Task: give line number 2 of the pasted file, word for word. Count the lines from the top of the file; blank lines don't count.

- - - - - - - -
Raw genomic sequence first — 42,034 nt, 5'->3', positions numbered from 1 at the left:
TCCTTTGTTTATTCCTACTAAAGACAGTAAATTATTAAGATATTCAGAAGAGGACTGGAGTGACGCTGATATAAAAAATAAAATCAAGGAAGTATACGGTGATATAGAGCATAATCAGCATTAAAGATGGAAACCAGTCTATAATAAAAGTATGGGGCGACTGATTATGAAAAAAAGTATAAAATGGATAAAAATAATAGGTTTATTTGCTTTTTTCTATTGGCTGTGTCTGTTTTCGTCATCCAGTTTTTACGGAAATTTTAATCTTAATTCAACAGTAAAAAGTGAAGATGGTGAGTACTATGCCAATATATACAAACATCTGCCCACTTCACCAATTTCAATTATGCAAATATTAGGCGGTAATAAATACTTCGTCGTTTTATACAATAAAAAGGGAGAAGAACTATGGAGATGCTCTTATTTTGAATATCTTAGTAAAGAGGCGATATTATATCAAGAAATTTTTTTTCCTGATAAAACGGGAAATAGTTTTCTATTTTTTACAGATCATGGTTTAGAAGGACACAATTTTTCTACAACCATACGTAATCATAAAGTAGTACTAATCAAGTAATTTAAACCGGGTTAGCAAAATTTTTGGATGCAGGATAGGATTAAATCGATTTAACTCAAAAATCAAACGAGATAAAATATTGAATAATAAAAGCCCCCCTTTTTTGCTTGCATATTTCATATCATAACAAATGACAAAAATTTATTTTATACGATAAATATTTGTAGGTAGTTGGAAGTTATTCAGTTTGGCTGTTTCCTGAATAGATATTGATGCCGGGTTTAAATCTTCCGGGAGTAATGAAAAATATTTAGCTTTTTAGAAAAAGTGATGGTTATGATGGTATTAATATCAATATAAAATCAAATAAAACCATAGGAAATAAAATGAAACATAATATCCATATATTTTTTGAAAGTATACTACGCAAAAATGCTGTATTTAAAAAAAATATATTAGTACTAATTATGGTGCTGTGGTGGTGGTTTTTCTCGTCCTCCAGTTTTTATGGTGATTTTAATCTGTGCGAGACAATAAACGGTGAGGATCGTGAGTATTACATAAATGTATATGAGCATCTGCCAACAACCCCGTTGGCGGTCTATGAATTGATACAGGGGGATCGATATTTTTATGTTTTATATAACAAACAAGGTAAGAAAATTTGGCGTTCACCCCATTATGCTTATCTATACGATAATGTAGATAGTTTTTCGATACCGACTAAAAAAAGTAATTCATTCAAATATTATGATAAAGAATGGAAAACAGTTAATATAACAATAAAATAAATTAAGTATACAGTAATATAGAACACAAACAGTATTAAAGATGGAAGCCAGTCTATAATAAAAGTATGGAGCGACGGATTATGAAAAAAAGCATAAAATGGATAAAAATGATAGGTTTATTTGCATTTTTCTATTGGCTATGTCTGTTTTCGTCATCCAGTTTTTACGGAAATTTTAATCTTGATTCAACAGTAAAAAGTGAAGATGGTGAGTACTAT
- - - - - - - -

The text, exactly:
TCCTTTGTTTATTCCTACTAAAGACAGTAAATTATTAAGATATTCAGAAGAGGACTGGAGTGACGCTGATATAAAAAATAAAATCAAGGAAGTATACGGTGATATAGAGCATAATCAGCATTAAAGATGGAAACCAGTCTATAATAAAAGTATGGGGCGACTGATTATGAAAAAAAGTATAAAATGGATAAAAATAATAGGTTTATTTGCTTTTTTCTATTGGCTGTGTCTGTTTTCGTCATCCAGTTTTTACGGAAATTTTAATCTTAATTCAACAGTAAAAAGTGAAGATGGTGAGTACTATGCCAATATATACAAACATCTGCCCACTTCACCAATTTCAATTATGCAAATATTAGGCGGTAATAAATACTTCGTCGTTTTATACAATAAAAAGGGAGAAGAACTATGGAGATGCTCTTATTTTGAATATCTTAGTAAAGAGGCGATATTATATCAAGAAATTTTTTTTCCTGATAAAACGGGAAATAGTTTTCTATTTTTTACAGATCATGGTTTAGAAGGACACAATTTTTCTACAACCATACGTAATCATAAAGTAGTACTAATCAAGTAATTTAAACCGGGTTAGCAAAATTTTTGGATGCAGGATAGGATTAAATCGATTTAACTCAAAAATCAAACGAGATAAAATATTGAATAATAAAAGCCCCCCTTTTTTGCTTGCATATTTCATATCATAACAAATGACAAAAATTTATTTTATACGATAAATATTTGTAGGTAGTTGGAAGTTATTCAGTTTGGCTGTTTCCTGAATAGATATTGATGCCGGGTTTAAATCTTCCGGGAGTAATGAAAAATATTTAGCTTTTTAGAAAAAGTGATGGTTATGATGGTATTAATATCAATATAAAATCAAATAAAACCATAGGAAATAAAATGAAACATAATATCCATATATTTTTTGAAAGTATACTACGCAAAAATGCTGTATTTAAAAAAAATATATTAGTACTAATTATGGTGCTGTGGTGGTGGTTTTTCTCGTCCTCCAGTTTTTATGGTGATTTTAATCTGTGCGAGACAATAAACGGTGAGGATCGTGAGTATTACATAAATGTATATGAGCATCTGCCAACAACCCCGTTGGCGGTCTATGAATTGATACAGGGGGATCGATATTTTTATGTTTTATATAACAAACAAGGTAAGAAAATTTGGCGTTCACCCCATTATGCTTATCTATACGATAATGTAGATAGTTTTTCGATACCGACTAAAAAAAGTAATTCATTCAAATATTATGATAAAGAATGGAAAACAGTTAATATAACAATAAAATAAATTAAGTATACAGTAATATAGAACACAAACAGTATTAAAGATGGAAGCCAGTCTATAATAAAAGTATGGAGCGACGGATTATGAAAAAAAGCATAAAATGGATAAAAATGATAGGTTTATTTGCATTTTTCTATTGGCTATGTCTGTTTTCGTCATCCAGTTTTTACGGAAATTTTAATCTTGATTCAACAGTAAAAAGTGAAGATGGTGAGTACTAT